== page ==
Update from Dr. Eric Hoffman on research funded by the Crystal Ball 2002
Marina has undertaken a large study to determine if we can provide answers to the hundreds of patients that are given ambiguous diagnoses. This involves the attempt to do "diagnosis by chip", where we first create a huge data warehouse of genome-wide expression profiles of all the known causes of muscular dystrophy (use of just available U133 arrays covering the entire human genome on two small areas of glass). We then float the expression profiles (genechip data) from "unknown" patients (such as your son) across the data warehouse to see if it matches any known dystrophies, and, if not, what is uniquely changed with the muscle that implies a novel diagnosis. This research has direct implications for therapeutics as well. There is a major effort to define the "pathways" that cause a muscle disease to be progressive, and target therapeutics towards stopping these pathways. This is already well underway for Duchenne dystrophy, but your fund-raising has made the first attempt for this for limb-girdle dystrophy possible. I should emphasize that all data will be made publicly available, through public access web interfaces with our data warehouse.

The scientist dedicated full time to this project is Marina Bakay, PhD, one of the most experienced people in my large laboratory. Your support provides her post-doctoral fellowship salary (about $40,000/yr (plus benefits), which is quite inexpensive considering her extensive training and expertise! a deal!), and all the expensive genechip reagents (it costs about $1,300 per muscle biopsy for just materials for the profiles, and she must generate many dozens of profiles). She is currently analyzing 5 Duchenne dystrophy biopsies, 5 Becker dystrophy, 5 dysferlin deficiency, 3
Calpain deficiency, 5 FKRP deficiency ($30,000 in chips and chemicals). The funding will also help provide computer support for the analysis of the data, and generation of new programs to interpret and develop the "diagnosis by chip" algorithms.

Over the last two months, she has identified all the biopsies she will test (from our 4,000 biopsy tissue bank), and has begun preparation for all the genechips. She has also published a paper in Neuromuscular Disorders finishing her previous work, which was a 40 chip whole-genome assessment of expression profiling in normal muscle, and Duchenne dystrophy muscle (using previous generation genechips).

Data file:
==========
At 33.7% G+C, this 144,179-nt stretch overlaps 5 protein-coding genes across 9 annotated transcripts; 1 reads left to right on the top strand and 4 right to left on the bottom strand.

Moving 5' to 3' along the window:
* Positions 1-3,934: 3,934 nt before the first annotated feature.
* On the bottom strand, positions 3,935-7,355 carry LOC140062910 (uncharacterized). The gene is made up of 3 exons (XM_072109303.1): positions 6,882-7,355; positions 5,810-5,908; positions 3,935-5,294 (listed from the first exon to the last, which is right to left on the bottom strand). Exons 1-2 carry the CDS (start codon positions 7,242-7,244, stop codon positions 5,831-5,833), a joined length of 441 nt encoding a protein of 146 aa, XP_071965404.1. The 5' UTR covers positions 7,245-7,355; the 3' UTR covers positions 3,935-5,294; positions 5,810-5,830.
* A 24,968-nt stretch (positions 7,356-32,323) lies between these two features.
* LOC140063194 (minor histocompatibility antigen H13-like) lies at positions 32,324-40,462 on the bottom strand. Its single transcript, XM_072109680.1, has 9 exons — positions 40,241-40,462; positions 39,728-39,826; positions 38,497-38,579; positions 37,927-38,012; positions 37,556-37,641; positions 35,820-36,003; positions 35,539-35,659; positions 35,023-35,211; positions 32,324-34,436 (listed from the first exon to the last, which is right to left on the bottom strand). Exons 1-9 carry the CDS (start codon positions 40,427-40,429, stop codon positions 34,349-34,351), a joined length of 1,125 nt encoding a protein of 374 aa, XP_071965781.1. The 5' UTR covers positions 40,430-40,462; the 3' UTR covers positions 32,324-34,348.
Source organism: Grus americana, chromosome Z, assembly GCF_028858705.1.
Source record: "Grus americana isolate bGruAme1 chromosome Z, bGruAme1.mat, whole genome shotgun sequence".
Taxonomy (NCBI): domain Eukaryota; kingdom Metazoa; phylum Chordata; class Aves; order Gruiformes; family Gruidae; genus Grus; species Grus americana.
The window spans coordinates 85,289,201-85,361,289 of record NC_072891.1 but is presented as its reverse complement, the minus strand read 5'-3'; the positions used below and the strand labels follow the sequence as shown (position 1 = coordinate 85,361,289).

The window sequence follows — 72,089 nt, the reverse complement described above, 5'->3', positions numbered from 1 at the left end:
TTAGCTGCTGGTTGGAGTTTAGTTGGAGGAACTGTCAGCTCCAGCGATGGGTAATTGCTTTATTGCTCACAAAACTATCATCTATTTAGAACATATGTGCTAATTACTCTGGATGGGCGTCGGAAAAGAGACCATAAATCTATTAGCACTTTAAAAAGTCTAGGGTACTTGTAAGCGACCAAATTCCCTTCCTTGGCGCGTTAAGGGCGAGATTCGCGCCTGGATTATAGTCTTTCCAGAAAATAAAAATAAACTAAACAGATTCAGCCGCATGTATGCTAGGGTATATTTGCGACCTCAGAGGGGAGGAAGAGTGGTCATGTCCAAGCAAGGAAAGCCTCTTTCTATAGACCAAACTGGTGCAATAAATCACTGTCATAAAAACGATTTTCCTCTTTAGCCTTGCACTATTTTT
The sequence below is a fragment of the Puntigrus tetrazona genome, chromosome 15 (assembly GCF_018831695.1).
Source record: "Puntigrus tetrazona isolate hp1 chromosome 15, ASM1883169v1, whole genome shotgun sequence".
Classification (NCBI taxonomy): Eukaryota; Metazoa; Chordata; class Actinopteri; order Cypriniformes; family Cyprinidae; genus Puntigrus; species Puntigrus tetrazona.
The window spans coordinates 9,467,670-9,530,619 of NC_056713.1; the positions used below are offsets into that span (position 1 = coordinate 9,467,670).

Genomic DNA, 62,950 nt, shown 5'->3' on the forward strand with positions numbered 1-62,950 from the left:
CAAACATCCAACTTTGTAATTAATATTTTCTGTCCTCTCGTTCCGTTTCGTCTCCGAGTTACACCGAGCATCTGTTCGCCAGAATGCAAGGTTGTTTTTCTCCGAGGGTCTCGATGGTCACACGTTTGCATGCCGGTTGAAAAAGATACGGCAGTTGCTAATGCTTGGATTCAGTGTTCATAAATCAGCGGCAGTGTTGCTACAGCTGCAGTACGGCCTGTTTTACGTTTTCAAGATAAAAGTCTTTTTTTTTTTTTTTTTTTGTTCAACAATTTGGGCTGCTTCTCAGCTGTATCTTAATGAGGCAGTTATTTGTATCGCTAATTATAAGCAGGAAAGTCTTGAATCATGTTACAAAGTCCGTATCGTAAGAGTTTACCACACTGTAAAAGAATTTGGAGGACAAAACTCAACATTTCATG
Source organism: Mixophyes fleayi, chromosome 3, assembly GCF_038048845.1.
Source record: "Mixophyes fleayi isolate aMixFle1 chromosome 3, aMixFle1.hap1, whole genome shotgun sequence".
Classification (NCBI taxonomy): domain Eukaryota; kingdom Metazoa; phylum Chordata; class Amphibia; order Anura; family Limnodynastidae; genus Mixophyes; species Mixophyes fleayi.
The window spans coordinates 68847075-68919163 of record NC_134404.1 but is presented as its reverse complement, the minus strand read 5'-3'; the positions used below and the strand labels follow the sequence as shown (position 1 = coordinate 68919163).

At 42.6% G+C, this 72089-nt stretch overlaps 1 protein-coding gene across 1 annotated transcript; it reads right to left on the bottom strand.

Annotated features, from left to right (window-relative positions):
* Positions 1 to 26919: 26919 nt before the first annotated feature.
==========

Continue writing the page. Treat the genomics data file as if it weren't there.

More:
Dr. Eric Hoffman

Crystal BAll 2003 update on research from Dr. ERic Hoffman
Making major progress, and expanding the team considerably. As I think I mentioned, thanks to the Crystal BAll's support last year, Marina was successful in getting an MDA grant to cover most of her salary. This freed up your funding to hire 50% of a bio-informatics PhD from Catholic University that
just graduated (Zuyi Wang) to work on the data set and clustering. This will help analyze all the data.

We are also having a Dutch student come and work for 6 months or so, and i'm assigning her to this project as well. Forget her name, but she comes next week. She is free! I guess the Dutch government helps fund her.

Finally, there is a good Argentinian MD who has been working in the lab for about 3 months for free, Gisella. She just got married and her husband is moving to Ohio for work, but she is willing to work here for 9 months if I get her a visa (and pay her a bit). I can get the Visa off of my hospital funds. She would round out the limb-girdle team (and bring the effort from Marina to four people to really push things forward), and would only cost about $30,000 for 9 months. Do you think this is a good expenditure of your Safari funds?

we have built the data warehouse to the point that we have reasonable statistical power in it. what we are going to do now is float "unknowns" (such as your son) genechip profiles across the database, find specific pathways genes that are dysregulated, then sequence these genes to look for changes. Gisella would work on the chip and sequencing part.

Perhaps we can schedule a meeting up here sometime for you and Linda to meet all the new people?

Best regards,
Dr. Eric Hoffman